These pages are of various kinds, but they are nearly all attempts to show how mathematical ideas arise naturally, in the hope that some people will find them a useful supplement to university mathematics courses. Often they contain ideas that I have come across in one way or another and wish I had been told as an undergraduate. (Probably I was told several of them, and just wasn't concentrating enough to take them in at the time.)
Why study finite-dimensional vector spaces in the abstract when they are all isomorphic to Rn?
The relationship between theory and computation in linear algebra.
Why is multiplication commutative?
How to invent some basic ideas of Galois theory.
Lose your fear of tensor products
A dialogue concerning the existence of the square root of two.
The meaning of continuity.
What is wrong with thinking of real numbers as infinite decimals?
A dialogue concerning the need for the real number system.
How to solve basic analysis exercises without thinking. (Gradually being revised and expanded.)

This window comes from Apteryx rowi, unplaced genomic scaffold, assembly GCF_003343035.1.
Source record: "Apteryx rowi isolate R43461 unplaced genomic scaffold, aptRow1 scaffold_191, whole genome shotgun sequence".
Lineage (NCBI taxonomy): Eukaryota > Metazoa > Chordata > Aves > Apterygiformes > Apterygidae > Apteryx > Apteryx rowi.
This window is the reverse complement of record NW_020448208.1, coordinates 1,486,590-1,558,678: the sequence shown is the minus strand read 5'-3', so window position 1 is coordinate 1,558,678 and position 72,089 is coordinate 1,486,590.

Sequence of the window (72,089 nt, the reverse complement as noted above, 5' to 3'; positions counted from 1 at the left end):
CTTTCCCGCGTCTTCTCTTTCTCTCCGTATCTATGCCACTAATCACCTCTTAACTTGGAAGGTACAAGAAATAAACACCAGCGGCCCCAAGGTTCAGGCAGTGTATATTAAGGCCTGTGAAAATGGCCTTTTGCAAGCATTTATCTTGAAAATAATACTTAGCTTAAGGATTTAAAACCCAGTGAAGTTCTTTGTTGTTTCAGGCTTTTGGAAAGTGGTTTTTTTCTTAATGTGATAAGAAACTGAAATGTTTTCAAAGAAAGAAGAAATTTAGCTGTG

Proving that continuous functions on the closed interval [0,1] are bounded.
Finding the basic idea of a proof of the fundamental theorem of algebra.
What is the point of the mean value theorem?
A tiny remark about the Cauchy-Schwarz inequality.
What makes non-Euclidean geometry interesting?
What makes it hard?
What makes hyperbolic geometry particularly hard?
What can I do to make it seem less hard?
How can the arc of a circle be considered straight?
Why did people want to prove the parallel postulate?
What is the historical importance of non-Euclidean geometry?
What is geometry?
Why isn't it just obvious that a regular dodecahedron exists?
What is naive about naive set theory?
Paradoxes concerning definability.
A beginner's guide to countable ordinals.
Eight metamathematical statements with proofs that can be understood by non-logicians.
How to discover a proof of the fundamental theorem of arithmetic.
How to discover the statement and two proofs of Fermat's little theorem.
How to think of the Riemann zeta function and discover the product formula.
New: Is Cambridge biased against state-school applicants?
Watch this space.
The definition of `definition'.
Is the phrase `well-defined' well-defined?
What is `solved' when one solves an equation?
The implication of implication.
Does mathematics need a philosophy? (This is a talk I gave to the new Cambridge University Society for the Philosophy of Mathematics and Mathematical Sciences.)
Doron Zeilberger's attitude to computer mathematics.